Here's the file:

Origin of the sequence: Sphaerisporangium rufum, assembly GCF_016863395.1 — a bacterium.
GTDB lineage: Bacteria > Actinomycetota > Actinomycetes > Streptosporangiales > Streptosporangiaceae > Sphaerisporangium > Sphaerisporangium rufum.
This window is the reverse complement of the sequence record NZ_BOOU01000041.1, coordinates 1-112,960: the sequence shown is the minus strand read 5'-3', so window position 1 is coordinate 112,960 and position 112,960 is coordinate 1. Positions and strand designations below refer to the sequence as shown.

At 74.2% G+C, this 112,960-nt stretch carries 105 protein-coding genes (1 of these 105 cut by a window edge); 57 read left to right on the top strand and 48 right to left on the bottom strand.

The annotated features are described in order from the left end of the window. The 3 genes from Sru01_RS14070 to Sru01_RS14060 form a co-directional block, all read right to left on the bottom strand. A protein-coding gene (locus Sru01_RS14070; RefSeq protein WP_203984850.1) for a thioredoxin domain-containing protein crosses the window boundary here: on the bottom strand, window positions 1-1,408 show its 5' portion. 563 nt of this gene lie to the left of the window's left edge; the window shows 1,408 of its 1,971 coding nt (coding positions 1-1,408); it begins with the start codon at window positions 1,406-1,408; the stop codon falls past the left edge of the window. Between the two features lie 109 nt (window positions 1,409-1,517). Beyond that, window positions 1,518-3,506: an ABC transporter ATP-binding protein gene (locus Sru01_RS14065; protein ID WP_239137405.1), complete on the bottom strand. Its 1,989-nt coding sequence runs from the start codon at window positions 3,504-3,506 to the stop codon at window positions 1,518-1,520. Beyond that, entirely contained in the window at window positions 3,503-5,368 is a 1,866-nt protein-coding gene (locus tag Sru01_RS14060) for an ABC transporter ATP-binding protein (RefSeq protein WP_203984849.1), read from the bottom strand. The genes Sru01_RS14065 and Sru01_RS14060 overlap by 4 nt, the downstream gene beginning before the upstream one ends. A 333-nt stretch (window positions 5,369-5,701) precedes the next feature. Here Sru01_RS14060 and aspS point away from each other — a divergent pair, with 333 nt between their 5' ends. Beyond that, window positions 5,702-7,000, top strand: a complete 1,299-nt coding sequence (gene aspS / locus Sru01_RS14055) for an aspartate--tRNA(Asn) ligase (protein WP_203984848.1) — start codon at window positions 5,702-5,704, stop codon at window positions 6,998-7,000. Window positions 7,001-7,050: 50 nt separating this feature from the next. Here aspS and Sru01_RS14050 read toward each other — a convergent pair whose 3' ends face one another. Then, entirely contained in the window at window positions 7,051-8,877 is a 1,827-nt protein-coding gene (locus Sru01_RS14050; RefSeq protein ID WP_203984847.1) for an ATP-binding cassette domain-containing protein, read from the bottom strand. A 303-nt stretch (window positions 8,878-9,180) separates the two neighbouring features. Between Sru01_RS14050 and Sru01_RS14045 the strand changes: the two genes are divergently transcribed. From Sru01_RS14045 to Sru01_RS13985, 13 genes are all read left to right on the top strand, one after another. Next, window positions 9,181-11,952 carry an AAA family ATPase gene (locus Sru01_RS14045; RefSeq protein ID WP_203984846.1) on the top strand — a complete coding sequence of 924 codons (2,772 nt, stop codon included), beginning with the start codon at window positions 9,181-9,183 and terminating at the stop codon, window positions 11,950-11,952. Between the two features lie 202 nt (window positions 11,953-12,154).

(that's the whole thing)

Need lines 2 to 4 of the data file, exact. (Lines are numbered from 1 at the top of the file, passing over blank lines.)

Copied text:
GTDB lineage: Bacteria > Actinomycetota > Actinomycetes > Streptosporangiales > Streptosporangiaceae > Sphaerisporangium > Sphaerisporangium rufum.
This window is the reverse complement of the sequence record NZ_BOOU01000041.1, coordinates 1-112,960: the sequence shown is the minus strand read 5'-3', so window position 1 is coordinate 112,960 and position 112,960 is coordinate 1. Positions and strand designations below refer to the sequence as shown.

At 74.2% G+C, this 112,960-nt stretch carries 105 protein-coding genes (1 of these 105 cut by a window edge); 57 read left to right on the top strand and 48 right to left on the bottom strand.